It needed veggies. But yesterday's dinner was all veggies and well, suffice it to say, I think all of us needed a break. Ahem. So I didn't worry about it too much since I couldn't think of anything to put with it. Mr. Moon doesn't like coconut flavor much, though coconut sauces are usually fine and I think this would have been amazing with some of that mixed in with the rice to cook.

However, we have leftovers! And it makes me want to take yesterday's leftover kale & chickpea soup, mix it with today's leftover not-as-mangoey chicken & rice, add some tofu and red curry paste, and see what happens.
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Any exciting meals you've made that didn't quite turn out the way you expected? Bits of leftovers you want to combine for something totally rad?

Friday, July 13, 2012

Food Values

Regardless of your opinion on the state of our food systems, having options and making informed decisions is always good in my world. Years ago I started questioning every bite of food I put in my mouth, in some very specific ways: notably, with the goal of eliminating sugar and reducing carbs.

Over the years my vision has changed a bit. New information about artificial sweeteners and insulin-reaction was released, I became a certified nutritionist and learned to cook even more, I was having trouble sticking to my choices without becoming a hermit, and I found myself questioning a lot of my decisions. I really couldn't understand how using a chemical that is known to cause cancer and obesity is somehow better than a potato, a whole food grown in the ground and eaten with skin intact for maximum nutrition.

So now, I am trying to define my food values. A lot of this relates back to the hierarchy of food needs, though I'm not ready to prioritize them. In no particular order, here's a list of things I think about when trying to make BETTER food choices:
  • The Goal: BETTER food choices. Better than before, better than my childhood, better than the norm, better than the alternative. Mostly this presents as "I want ____. [why?...] Well, a better option than that is _____." EX: I want McDonald's. I'm hungry right now and I don't have time to wait to get home and cook something before I get too sick. Well, a better option than that is Burgerville because it's at least local/less processed ingredients (whenever possible) and a local business. And a better option than that is grabbing a sandwich at the grocery store and taking it home to put on my own mayo and mustard. But if I can't wait until I get home, at least Chipotle has local, natural/organic ingredients that are more reliably better than even Burgerville, and a lot less greasy with fewer refined carbs." EX2: I want ice cream. It's hot and I want something sweet and cool. Well, frozen yogurt has less fat but more sugar. Popsicles have the same amount of sugar but even less fat. Ooh, I could make a smoothie! That has no [added] sugar, real fruit, less fat than ice cream, and is home-made (though arguably not cheaper).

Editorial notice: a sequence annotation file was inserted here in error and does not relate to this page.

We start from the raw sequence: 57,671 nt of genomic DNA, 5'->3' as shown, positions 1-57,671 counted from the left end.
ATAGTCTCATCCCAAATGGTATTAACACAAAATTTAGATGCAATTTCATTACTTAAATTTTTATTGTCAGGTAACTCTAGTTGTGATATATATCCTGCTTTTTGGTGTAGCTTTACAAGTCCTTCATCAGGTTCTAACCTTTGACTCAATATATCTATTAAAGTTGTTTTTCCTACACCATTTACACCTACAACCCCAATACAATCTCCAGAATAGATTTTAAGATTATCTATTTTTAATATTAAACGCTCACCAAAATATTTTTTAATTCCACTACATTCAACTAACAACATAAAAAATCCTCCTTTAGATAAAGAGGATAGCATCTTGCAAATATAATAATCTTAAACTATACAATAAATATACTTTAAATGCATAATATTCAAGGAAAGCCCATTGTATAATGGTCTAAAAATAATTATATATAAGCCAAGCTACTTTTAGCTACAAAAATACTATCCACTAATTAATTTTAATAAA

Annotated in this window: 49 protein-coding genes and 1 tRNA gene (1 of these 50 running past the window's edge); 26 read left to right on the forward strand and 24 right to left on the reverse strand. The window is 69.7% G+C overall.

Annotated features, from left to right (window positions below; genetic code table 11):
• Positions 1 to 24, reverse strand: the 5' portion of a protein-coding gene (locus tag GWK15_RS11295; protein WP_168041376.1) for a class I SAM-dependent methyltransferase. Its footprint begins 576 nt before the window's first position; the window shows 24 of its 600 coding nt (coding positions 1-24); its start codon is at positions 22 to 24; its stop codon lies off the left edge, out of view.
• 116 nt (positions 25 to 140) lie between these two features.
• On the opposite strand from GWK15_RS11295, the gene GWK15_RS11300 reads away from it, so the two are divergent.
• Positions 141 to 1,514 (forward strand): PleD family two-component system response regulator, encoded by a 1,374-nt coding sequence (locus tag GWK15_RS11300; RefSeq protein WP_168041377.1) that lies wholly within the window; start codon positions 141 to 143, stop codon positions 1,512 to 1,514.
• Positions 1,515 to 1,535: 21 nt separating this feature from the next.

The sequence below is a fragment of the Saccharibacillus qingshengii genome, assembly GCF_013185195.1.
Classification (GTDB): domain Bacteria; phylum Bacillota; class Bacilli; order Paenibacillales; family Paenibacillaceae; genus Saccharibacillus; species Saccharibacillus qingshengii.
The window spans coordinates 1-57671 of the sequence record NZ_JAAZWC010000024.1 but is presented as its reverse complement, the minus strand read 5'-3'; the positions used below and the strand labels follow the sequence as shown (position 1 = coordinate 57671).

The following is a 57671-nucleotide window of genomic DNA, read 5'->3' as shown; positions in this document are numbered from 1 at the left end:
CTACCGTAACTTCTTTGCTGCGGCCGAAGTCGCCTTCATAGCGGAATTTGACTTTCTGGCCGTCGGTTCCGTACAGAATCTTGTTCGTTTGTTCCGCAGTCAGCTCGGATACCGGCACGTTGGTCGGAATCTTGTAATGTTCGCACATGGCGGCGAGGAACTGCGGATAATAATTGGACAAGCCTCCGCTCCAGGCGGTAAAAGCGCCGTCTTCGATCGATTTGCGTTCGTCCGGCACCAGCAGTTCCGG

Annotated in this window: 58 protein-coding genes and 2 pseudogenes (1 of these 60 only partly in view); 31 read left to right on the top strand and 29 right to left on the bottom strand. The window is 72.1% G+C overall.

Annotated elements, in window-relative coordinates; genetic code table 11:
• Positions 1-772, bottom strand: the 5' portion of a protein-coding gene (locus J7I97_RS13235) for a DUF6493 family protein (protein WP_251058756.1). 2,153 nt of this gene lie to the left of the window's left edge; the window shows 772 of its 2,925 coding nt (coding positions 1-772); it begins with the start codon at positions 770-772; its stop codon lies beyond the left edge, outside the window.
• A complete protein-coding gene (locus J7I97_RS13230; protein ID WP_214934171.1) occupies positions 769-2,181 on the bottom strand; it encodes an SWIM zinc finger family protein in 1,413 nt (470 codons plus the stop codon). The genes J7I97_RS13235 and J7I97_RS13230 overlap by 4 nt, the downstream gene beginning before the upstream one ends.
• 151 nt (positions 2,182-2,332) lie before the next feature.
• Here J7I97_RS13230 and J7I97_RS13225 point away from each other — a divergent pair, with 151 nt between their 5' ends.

• Timing: If I need to eat RIGHT NOW, a lot of Give-A-Damn gets busted. Anything that is better than my initial idea is a winner. And ANYTHING is better than "not eating."Actually, that's not true. Candy and sugary treats are worse than not eating.
  • Price vs Value: Let's face it, I have very little income and Mr. Moon only has so much himself. In a perfect world, I would just pay whatever it costs to get the best options for every other variable here. I have to balance price in the equation, but to SOME degree "food just costs what it costs." EX: Refined-flour (whether that's wheat, corn, rice, etc.) spaghetti noodles are 58cents per pound, but whole wheat noodles are 85cents per pound. If I reject the notion that refined-flour spaghetti noodles are food, then the 58c/lb isn't a "deal" and now I just worry about getting the best deal I can on whole wheat noodles.
  • Location: How far do I have to drive to get the food? Where did the food come from? Will I lose any extra register-savings by spending it on gas to pick it up? EX: I'll take California strawberries over Florida while I live in Washington, but the reverse is true when I am in Michigan (plus, Florida strawberries taste better). I'll take Washington/Oregon strawberries from a local farmer over both. Fred Meyer is right outside our subdivision, but I'll drive an extra two miles to get to Chuck's and get better prices, better quality, better service, and support a local business. 
  • Quality: How long will the produce last when I get it home? What's the likelihood I'm eating non-food pesticides and herbicides? A lot of this question is an umbrella over other ones, EX: the fact is that when other factors don't intervene I will prefer organic foods over non-organic, but certified isn't necessary; like I'll take the local dairy farmer's non-certified-but-still-organic milk over Horizon brand. And I'll take conventional pasteurized milk over organic super-duper-ultra pasteurized because that stuff tastes like someone pissed in my cereal and organic or not, that is not food.